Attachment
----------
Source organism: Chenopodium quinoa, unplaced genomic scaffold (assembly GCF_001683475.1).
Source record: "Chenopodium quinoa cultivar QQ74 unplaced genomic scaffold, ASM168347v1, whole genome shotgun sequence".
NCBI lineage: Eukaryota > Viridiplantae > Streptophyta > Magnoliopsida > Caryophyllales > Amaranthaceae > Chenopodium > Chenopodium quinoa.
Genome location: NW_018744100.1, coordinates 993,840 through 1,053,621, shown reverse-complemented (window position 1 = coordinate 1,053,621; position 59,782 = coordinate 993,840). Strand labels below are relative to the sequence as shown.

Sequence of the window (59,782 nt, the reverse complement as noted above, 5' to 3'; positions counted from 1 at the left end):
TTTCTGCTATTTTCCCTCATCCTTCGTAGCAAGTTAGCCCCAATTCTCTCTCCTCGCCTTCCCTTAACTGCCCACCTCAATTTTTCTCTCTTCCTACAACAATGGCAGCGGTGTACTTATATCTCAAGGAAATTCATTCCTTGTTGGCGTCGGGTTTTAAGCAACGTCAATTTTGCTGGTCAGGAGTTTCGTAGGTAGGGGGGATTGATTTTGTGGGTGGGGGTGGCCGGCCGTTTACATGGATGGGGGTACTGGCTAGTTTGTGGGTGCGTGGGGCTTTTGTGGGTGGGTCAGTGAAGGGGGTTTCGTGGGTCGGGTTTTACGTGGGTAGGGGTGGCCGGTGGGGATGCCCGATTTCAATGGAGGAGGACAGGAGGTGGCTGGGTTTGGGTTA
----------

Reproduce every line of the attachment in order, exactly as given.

Source organism: Chenopodium quinoa, unplaced genomic scaffold (assembly GCF_001683475.1).
Source record: "Chenopodium quinoa cultivar QQ74 unplaced genomic scaffold, ASM168347v1, whole genome shotgun sequence".
NCBI lineage: Eukaryota > Viridiplantae > Streptophyta > Magnoliopsida > Caryophyllales > Amaranthaceae > Chenopodium > Chenopodium quinoa.
Genome location: NW_018744100.1, coordinates 993,840 through 1,053,621, shown reverse-complemented (window position 1 = coordinate 1,053,621; position 59,782 = coordinate 993,840). Strand labels below are relative to the sequence as shown.

Sequence of the window (59,782 nt, the reverse complement as noted above, 5' to 3'; positions counted from 1 at the left end):
TTTCTGCTATTTTCCCTCATCCTTCGTAGCAAGTTAGCCCCAATTCTCTCTCCTCGCCTTCCCTTAACTGCCCACCTCAATTTTTCTCTCTTCCTACAACAATGGCAGCGGTGTACTTATATCTCAAGGAAATTCATTCCTTGTTGGCGTCGGGTTTTAAGCAACGTCAATTTTGCTGGTCAGGAGTTTCGTAGGTAGGGGGGATTGATTTTGTGGGTGGGGGTGGCCGGCCGTTTACATGGATGGGGGTACTGGCTAGTTTGTGGGTGCGTGGGGCTTTTGTGGGTGGGTCAGTGAAGGGGGTTTCGTGGGTCGGGTTTTACGTGGGTAGGGGTGGCCGGTGGGGATGCCCGATTTCAATGGAGGAGGACAGGAGGTGGCTGGGTTTGGGTTA